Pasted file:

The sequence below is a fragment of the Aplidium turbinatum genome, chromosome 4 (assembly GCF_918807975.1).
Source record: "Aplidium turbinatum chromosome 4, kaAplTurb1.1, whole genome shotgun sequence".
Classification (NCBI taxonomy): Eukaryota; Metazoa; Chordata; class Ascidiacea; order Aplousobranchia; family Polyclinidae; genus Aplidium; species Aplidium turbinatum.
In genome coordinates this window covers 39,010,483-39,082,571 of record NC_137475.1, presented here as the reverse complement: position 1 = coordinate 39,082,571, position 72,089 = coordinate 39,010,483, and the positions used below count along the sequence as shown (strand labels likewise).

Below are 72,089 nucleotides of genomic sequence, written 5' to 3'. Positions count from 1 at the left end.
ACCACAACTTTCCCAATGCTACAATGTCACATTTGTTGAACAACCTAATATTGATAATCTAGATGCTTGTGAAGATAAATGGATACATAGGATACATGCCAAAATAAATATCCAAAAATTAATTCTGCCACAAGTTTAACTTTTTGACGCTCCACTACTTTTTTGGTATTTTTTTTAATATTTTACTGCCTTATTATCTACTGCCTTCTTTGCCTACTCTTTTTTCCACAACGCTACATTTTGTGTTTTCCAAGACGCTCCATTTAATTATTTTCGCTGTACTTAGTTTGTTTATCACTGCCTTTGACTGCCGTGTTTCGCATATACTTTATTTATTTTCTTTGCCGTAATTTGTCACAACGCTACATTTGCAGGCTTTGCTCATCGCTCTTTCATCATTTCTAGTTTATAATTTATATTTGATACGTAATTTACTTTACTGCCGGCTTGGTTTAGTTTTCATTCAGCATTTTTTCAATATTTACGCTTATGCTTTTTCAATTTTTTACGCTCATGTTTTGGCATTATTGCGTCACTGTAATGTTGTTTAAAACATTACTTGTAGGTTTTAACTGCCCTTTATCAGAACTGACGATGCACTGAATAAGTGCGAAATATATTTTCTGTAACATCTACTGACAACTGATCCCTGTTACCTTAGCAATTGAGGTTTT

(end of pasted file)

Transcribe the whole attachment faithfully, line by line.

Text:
The sequence below is a fragment of the Aplidium turbinatum genome, chromosome 4 (assembly GCF_918807975.1).
Source record: "Aplidium turbinatum chromosome 4, kaAplTurb1.1, whole genome shotgun sequence".
Classification (NCBI taxonomy): Eukaryota; Metazoa; Chordata; class Ascidiacea; order Aplousobranchia; family Polyclinidae; genus Aplidium; species Aplidium turbinatum.
In genome coordinates this window covers 39,010,483-39,082,571 of record NC_137475.1, presented here as the reverse complement: position 1 = coordinate 39,082,571, position 72,089 = coordinate 39,010,483, and the positions used below count along the sequence as shown (strand labels likewise).

Below are 72,089 nucleotides of genomic sequence, written 5' to 3'. Positions count from 1 at the left end.
ACCACAACTTTCCCAATGCTACAATGTCACATTTGTTGAACAACCTAATATTGATAATCTAGATGCTTGTGAAGATAAATGGATACATAGGATACATGCCAAAATAAATATCCAAAAATTAATTCTGCCACAAGTTTAACTTTTTGACGCTCCACTACTTTTTTGGTATTTTTTTTAATATTTTACTGCCTTATTATCTACTGCCTTCTTTGCCTACTCTTTTTTCCACAACGCTACATTTTGTGTTTTCCAAGACGCTCCATTTAATTATTTTCGCTGTACTTAGTTTGTTTATCACTGCCTTTGACTGCCGTGTTTCGCATATACTTTATTTATTTTCTTTGCCGTAATTTGTCACAACGCTACATTTGCAGGCTTTGCTCATCGCTCTTTCATCATTTCTAGTTTATAATTTATATTTGATACGTAATTTACTTTACTGCCGGCTTGGTTTAGTTTTCATTCAGCATTTTTTCAATATTTACGCTTATGCTTTTTCAATTTTTTACGCTCATGTTTTGGCATTATTGCGTCACTGTAATGTTGTTTAAAACATTACTTGTAGGTTTTAACTGCCCTTTATCAGAACTGACGATGCACTGAATAAGTGCGAAATATATTTTCTGTAACATCTACTGACAACTGATCCCTGTTACCTTAGCAATTGAGGTTTT